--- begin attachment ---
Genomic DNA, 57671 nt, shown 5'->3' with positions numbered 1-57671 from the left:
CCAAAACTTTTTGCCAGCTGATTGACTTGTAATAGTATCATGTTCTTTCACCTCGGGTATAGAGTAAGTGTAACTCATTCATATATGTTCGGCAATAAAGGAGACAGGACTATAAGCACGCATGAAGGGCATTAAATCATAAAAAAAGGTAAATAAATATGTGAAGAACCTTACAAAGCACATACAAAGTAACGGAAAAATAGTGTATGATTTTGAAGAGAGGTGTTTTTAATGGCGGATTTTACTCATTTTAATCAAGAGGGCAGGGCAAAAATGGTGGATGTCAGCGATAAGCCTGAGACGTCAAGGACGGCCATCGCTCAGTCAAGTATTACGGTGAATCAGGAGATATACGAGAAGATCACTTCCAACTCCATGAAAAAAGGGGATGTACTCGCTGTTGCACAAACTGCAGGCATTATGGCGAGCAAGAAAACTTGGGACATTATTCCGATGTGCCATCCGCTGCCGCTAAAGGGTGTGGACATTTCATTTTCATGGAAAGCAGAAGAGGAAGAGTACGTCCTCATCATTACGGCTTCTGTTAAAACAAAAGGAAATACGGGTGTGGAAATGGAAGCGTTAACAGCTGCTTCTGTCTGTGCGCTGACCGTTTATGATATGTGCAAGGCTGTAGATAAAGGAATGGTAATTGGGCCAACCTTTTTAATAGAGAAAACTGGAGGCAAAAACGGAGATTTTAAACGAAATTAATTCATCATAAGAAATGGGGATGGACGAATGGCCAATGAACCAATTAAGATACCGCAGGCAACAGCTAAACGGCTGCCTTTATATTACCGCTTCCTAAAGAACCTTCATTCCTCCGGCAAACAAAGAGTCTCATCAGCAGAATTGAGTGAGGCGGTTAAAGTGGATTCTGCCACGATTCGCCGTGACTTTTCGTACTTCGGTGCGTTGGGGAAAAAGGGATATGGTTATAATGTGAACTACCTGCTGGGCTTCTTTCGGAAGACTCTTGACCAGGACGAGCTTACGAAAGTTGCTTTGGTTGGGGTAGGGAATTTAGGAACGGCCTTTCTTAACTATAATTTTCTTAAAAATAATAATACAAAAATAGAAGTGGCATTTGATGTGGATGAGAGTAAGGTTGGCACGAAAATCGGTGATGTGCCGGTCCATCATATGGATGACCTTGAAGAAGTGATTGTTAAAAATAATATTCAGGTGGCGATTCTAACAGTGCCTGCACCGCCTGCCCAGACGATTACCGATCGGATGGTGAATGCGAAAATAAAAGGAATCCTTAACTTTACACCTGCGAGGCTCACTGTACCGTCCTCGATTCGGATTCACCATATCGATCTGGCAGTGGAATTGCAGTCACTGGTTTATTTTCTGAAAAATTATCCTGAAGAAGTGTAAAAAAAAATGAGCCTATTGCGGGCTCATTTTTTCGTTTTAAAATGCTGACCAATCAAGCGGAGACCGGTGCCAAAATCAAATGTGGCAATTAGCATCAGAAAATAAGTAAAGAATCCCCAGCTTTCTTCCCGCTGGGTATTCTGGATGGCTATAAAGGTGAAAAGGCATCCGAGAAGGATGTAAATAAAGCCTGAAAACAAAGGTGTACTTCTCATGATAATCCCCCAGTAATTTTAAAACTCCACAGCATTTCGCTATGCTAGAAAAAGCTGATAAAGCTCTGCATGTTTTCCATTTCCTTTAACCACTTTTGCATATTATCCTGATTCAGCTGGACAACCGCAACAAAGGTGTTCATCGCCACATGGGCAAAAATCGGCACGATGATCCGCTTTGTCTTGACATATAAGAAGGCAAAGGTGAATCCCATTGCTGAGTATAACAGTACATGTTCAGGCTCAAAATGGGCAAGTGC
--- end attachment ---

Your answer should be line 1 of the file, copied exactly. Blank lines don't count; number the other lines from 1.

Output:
Genomic DNA, 57671 nt, shown 5'->3' with positions numbered 1-57671 from the left: